Archives
PUBLISHED: 5:16 PM on Wednesday, April 20, 2005
Tree Tips
Plant the right tree in the right place

Why plant a tree?

Planting trees is one of the simplest ways to improve the appearance of your home and community. But trees have many other functions. They can improve air and water quality, reduce erosion, create attractive screening, provide wildlife habitat and even higher your property values, just to name a few. The key to these benefits, however, is to select the right tree and plant it in the right place.

Finding the right place

As you select a planting site, imagine what the tree will look like and the amount of space it will need in 5, 10, or 15 years. Stand in the spot where you want to plant your tree and look up, down, and all around. Will the crown and roots have room to grow? Most tree roots grow in the top 8 to 18 inches of soil and spread far beyond the drip line (width of the crown). Consider the shape of the crown in relation to the space available. For example, a tall column-shaped tree may take less space in a yard than a short tree with a round crown.

Avoid planting a tree where it will be in the way in a few years time. Before your neighbor knocks on your door with a chain saw in hand, ask yourself if low branches will interfere with your neighbor's (or your own!) fence or driveway, or with passing pedestrians or vehicles. Will the tree eventually interfere with overhead or underground utilities, or will it shade areas where you want sunlight or block desirable views. Leaves, cones, and fruits dropping in the fall can be messy so also think about how much time you want to spend doing maintenance.

Plant the right tree

Deciding why you want to plant a tree will help you choose the right tree and planting site. Do you want flowers, fruit, fall color, or winter interest? Is a windbreak or a visual barrier important to you? Or do you want to reduce erosion in your yard or create wildlife habitat? Also consider the micro-climate in your area. Are you in a warmer, wind protected part of town, or is your yard close to the glacier and much colder? Once you've answered these questions, learn about the various species. How hardy is it and how tall is it when mature? What form will it have and how fast will it grow? What are the soil and moisture requirements? Can it do well in partial shade or does it need full sun?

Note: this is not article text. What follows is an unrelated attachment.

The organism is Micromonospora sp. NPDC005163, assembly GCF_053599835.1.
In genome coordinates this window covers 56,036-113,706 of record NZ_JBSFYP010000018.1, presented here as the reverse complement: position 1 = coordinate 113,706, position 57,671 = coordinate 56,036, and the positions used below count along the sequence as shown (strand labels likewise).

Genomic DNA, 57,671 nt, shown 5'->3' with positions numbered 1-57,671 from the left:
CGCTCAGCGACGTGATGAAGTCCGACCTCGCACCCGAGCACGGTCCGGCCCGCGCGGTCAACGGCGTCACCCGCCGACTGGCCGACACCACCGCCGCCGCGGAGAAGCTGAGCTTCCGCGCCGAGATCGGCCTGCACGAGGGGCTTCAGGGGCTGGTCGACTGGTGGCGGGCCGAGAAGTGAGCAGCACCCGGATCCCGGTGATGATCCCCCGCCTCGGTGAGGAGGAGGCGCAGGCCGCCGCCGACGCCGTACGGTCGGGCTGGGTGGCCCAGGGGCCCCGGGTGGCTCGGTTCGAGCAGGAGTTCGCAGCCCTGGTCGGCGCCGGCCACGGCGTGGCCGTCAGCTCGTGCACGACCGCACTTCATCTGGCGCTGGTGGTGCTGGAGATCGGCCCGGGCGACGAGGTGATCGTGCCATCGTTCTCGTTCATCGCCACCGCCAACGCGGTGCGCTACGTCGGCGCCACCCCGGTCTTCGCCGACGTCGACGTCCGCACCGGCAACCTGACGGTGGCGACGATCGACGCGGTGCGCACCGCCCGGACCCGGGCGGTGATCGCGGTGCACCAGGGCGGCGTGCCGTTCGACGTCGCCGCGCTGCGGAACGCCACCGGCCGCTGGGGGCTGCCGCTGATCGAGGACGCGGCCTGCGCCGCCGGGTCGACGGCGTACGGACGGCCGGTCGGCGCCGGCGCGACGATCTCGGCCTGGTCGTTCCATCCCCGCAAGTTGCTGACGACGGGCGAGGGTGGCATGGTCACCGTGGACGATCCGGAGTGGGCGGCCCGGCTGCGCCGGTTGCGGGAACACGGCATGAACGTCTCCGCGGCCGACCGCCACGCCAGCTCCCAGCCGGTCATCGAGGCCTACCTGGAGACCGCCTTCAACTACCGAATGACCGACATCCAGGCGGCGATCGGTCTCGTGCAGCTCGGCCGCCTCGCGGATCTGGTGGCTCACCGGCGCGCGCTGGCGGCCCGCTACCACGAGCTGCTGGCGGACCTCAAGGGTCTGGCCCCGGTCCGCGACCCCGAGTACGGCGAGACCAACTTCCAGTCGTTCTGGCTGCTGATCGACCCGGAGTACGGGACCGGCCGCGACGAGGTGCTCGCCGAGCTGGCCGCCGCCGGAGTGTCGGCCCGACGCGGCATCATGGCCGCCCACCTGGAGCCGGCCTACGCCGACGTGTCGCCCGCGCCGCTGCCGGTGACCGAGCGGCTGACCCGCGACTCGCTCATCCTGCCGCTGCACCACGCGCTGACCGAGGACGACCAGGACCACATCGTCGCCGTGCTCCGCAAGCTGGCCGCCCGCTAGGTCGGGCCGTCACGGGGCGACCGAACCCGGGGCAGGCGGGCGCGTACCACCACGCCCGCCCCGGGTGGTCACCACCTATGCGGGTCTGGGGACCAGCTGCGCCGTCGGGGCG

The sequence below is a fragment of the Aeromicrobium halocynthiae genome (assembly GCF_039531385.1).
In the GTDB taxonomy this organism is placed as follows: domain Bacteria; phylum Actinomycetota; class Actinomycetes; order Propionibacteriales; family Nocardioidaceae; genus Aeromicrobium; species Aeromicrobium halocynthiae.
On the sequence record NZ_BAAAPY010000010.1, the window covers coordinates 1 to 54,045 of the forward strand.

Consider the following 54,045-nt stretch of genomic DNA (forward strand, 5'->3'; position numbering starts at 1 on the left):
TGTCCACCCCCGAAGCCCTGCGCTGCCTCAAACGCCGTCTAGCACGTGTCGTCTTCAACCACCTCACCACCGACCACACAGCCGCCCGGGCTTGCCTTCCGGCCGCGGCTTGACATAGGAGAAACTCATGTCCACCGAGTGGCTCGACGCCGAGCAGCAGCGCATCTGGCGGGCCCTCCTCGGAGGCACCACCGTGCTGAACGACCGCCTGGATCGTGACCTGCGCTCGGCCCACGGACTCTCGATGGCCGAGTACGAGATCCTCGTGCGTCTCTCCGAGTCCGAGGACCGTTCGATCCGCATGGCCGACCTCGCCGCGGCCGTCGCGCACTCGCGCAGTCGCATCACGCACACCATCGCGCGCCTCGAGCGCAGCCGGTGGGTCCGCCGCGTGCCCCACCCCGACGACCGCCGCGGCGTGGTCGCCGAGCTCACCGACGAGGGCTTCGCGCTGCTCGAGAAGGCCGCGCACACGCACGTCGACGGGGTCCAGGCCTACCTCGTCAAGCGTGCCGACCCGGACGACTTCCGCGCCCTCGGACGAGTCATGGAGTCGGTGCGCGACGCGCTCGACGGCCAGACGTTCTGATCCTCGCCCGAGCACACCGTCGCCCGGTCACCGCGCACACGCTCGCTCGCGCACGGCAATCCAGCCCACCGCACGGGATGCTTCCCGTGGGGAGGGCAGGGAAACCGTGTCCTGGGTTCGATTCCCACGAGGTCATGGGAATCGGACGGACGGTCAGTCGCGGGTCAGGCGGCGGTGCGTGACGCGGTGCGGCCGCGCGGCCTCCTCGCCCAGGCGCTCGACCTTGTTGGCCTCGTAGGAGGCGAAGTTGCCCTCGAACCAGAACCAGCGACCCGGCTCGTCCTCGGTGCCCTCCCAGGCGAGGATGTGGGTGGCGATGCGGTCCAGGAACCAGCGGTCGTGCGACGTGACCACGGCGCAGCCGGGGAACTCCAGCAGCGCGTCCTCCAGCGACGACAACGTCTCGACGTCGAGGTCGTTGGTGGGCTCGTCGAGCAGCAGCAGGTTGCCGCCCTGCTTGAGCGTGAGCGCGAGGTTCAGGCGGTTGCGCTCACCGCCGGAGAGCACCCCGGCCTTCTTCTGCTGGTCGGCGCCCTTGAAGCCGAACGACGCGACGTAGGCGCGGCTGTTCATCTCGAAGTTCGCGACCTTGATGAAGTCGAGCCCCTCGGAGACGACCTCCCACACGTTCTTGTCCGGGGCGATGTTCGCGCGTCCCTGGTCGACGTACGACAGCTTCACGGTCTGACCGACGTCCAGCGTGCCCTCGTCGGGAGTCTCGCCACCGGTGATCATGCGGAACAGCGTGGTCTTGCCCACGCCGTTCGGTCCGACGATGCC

Choose a high quality tree with good form. The tree should be free of disease, insects and injuries and should have branches evenly distributed around the trunk, growing at between 45- and 90- degree angles. Avoid trees that have been topped or headed-back. Check to see that the tree has an adequate root mass for its size, and there are no roots encircling the root ball. Finally, check the trunk of the tree. Are there cuts or scrapes, and pruning cuts flush with the trunk? Best to avoid them and look for another tree.

Next month look for our Tree Tips with information on which kind of tree to select.

The Juneau Urban Forestry Partnership (JUFP) is a volunteer based nonprofit group formed to promote the selection, planting and care of trees within the Juneau community. The group is composed of community members ranging from master gardeners and foresters to landscape architects and members at large. JUFP is involved in numerous projects ranging from Arbor Day and other tree plantings to working with local schools and youth groups and providing tree and forestry related information to the community, just to name a few. If you have questions about trees or shrubs, would like to learn more about our organization, or be added to our email list and receive our newsletter, send an email to: juneautrees@yahoo.com.


Loading...